DelSignore, 39, works in finance and accounting. He said his background would help the borough get through difficult financial times. He said the borough needs to better generate revenue from the Manchester Room.
“We need to learn how to manage that better to make it an asset,” DelSignore said.
He also said borough officials need to work harder on redevelopment, which could improve borough finances.
“We have some dilapidated buildings that we need to do something with,” he said.
Morrow, 43, said she is not a fan of the current group of council members and would like to see the town run better. She said she has heard from people in the community who are concerned about how the community is being managed.
“I just want to be more involved in helping our neighbors with all these concerns,” Morrow said.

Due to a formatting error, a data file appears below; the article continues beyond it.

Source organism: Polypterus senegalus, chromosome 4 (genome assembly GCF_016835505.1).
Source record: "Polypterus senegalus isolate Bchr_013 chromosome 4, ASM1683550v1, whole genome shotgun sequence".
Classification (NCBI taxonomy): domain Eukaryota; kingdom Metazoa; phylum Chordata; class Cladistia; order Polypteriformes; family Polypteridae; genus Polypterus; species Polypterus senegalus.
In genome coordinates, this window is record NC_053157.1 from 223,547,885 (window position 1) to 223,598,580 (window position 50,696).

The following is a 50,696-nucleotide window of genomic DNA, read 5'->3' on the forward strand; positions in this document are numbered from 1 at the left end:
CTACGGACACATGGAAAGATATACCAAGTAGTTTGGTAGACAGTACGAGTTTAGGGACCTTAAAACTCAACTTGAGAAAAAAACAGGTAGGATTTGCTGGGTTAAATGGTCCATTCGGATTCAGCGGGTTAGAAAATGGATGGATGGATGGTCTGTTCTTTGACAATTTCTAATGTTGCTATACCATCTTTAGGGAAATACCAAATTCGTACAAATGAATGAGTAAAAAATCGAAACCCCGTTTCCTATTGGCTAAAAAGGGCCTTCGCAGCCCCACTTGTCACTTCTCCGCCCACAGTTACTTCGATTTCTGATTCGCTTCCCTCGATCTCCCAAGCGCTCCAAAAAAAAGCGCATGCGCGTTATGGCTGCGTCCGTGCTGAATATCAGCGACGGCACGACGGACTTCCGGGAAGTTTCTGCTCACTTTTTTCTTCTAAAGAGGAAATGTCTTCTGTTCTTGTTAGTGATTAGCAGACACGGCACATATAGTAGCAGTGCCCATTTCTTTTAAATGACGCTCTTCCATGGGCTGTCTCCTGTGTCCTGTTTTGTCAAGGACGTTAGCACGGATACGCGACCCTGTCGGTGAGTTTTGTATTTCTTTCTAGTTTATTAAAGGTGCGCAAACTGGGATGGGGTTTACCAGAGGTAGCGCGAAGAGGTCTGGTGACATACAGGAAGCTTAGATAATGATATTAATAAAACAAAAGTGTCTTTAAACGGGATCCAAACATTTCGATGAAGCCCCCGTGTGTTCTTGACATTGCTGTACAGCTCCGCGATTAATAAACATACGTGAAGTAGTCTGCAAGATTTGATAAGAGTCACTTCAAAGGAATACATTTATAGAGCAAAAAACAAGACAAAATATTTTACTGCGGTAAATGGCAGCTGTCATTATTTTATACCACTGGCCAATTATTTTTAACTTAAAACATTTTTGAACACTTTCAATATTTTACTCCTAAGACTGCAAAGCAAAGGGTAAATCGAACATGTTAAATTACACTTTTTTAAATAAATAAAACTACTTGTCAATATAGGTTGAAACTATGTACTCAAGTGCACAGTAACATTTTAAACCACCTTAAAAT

Morrow, customer service supervisor at Wabtec, said she’d like to see public safety, especially on Cavitt Avenue, improved. She also wants to see more commercial growth in the community.
“We definitely need to see an increase in growth in our businesses,” Morrow said.
Morrow agreed that the public needs more information on the borough’s finances.
“We really have no idea where all the money is going,” Morrow said.
THOSE SEEKING THE TWO-YEAR SEAT
Daykon, 38, said residents encouraged him to return to council. He chose to seek the two-year seat to give himself a deadline for enacting change in the borough.
“I’m hoping that in two years we can turn things around,” Daykon said.
The financial state of the borough is the key issue for Daykon. The former head of the borough’s finance committee, he said more information should be presented to the public on how money is being spent.